Lady Agnes could not, alas, prevent the young Laird from seeing Bertha for he was now a man and head of the family, and even if she sought to intimidate Bertha directly, the Laird was never more than a few steps behind her, shooing her away from Bertha any time her temper started to fray. But, there came a day the young Laird had to go away to meet the Abbott of Arbroath in order to resolve a land dispute. Such things could take a while to resolve, but he did his best to assure Bertha he would be back in due course. Not quite believing him, and in any event not wanting to cross paths with Lady Agnes, Bertha resolved to lock herself in her room until the Laird’s return. The weeks passed and the Laird did not return and Bertha, now mixed with anguish for her love and fear of Lady Agnes, still refused to leave her room or see anyone. As the weeks turned into months, and the season changed, Bertha grew frail and ill. Still the Laird did not return.

One misty June morning, the Laird did return and having got the boat to the island, expected to be greeted in royal fashion, but to his astonishment, there was no one in sight. As he approached the front of the keep, he still heard nothing, saw no one, until he reached the throne room. There, he saw before him a quiet room full of stony-faced people, and in the centre a bier bearing the lifeless corpse of his love. The Laird quickly reached for a goblet of wine resting on a windowsill in order to steady his nerves, but before the wine could even touch his lips, Lady Agnes dashed the goblet from his hand, its contents flying through the open window. It soon became apparent to the Laird, from his mother’s actions and the subsequent glance she made between the splatters of wine that fell short of the window and Bertha’s corpse, that his love had been poisoned.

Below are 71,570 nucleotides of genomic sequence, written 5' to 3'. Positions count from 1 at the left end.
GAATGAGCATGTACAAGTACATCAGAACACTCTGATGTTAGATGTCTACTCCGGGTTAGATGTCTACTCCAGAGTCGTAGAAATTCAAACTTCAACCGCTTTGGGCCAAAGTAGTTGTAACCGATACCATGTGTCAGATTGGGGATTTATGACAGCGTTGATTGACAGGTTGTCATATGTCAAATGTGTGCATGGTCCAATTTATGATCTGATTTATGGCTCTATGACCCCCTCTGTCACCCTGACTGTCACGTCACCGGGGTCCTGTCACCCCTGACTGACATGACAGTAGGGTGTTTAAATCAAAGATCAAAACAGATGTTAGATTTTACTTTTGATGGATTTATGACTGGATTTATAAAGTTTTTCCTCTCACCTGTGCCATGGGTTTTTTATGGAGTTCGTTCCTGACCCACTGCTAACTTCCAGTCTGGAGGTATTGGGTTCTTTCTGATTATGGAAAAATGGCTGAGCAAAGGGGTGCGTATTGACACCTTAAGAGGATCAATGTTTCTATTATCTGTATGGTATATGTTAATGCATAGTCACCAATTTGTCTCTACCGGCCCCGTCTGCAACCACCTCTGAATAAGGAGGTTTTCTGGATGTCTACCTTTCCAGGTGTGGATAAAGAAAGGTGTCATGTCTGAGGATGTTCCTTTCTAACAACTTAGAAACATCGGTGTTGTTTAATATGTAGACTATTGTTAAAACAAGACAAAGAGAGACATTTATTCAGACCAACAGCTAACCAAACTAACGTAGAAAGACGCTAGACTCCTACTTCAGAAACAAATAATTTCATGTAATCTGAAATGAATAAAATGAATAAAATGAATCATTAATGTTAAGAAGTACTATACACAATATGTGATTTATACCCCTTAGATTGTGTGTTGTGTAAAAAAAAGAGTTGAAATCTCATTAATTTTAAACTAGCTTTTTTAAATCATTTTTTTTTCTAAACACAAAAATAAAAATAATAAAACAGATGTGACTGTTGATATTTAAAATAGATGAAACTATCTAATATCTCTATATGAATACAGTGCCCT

The Laird mourned for a time but, being young and full of life, the memory of Bertha soon began to fade. It was not until the sudden appearance of Sir Roger a year later that it all came flooding, as raw as it had been the day he had returned from Arbroath. Sir Roger had heard of his daughter’s untimely passing and its cause, and unlike the castle servants, who would not accuse Lady Agnes of any wrongdoing (unless they were several drinks down in the tavern), Sir Roger was not so shy. He bowled into the Great Hall unannounced and accused Lady Agnes of Bertha’s murder. As Lady Agnes stood to protest Sir Roger’s damning accusations, a cool air swept the hall. The candles flickered and the banners moved. Lady Agnes stared, eyes fixed on the door, as she let out a scream, “She comes! She comes!” Then, with a witch-like cackle, she fell to the floor, dead.

Once a year at midnight, it is said that a ghostly figure of a woman rises from the site of the old castle and glides across the land to the new Crathes Castle built by the Laird, in an attempt to escape the cursed events of the old keep. Some say the ghost is Bertha’s, venturing from the place of her untimely death to see the beautiful new castle commissioned by the lover. Others say it is the ghost of Lady Agnes, damned to walk this mortal plane for eternity in repentance for her evil deed.